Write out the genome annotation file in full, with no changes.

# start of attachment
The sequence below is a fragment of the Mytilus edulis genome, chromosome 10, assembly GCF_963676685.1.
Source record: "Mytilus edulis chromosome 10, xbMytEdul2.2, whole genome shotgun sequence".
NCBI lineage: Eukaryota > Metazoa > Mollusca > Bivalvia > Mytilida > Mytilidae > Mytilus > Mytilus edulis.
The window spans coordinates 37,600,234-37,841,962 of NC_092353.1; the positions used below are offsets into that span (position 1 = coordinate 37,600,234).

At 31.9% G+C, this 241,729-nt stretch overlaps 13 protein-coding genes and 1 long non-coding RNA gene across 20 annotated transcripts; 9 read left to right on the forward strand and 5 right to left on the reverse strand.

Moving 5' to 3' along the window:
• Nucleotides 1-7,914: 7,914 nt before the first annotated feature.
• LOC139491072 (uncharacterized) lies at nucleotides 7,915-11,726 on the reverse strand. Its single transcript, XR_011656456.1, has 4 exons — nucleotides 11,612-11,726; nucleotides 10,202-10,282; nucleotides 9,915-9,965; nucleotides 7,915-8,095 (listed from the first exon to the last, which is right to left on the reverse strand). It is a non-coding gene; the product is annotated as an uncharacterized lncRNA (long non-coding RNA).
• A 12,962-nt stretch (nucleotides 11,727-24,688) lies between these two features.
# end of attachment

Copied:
The sequence below is a fragment of the Mytilus edulis genome, chromosome 10, assembly GCF_963676685.1.
Source record: "Mytilus edulis chromosome 10, xbMytEdul2.2, whole genome shotgun sequence".
NCBI lineage: Eukaryota > Metazoa > Mollusca > Bivalvia > Mytilida > Mytilidae > Mytilus > Mytilus edulis.
The window spans coordinates 37,600,234-37,841,962 of NC_092353.1; the positions used below are offsets into that span (position 1 = coordinate 37,600,234).

At 31.9% G+C, this 241,729-nt stretch overlaps 13 protein-coding genes and 1 long non-coding RNA gene across 20 annotated transcripts; 9 read left to right on the forward strand and 5 right to left on the reverse strand.

Moving 5' to 3' along the window:
• Nucleotides 1-7,914: 7,914 nt before the first annotated feature.
• LOC139491072 (uncharacterized) lies at nucleotides 7,915-11,726 on the reverse strand. Its single transcript, XR_011656456.1, has 4 exons — nucleotides 11,612-11,726; nucleotides 10,202-10,282; nucleotides 9,915-9,965; nucleotides 7,915-8,095 (listed from the first exon to the last, which is right to left on the reverse strand). It is a non-coding gene; the product is annotated as an uncharacterized lncRNA (long non-coding RNA).
• A 12,962-nt stretch (nucleotides 11,727-24,688) lies between these two features.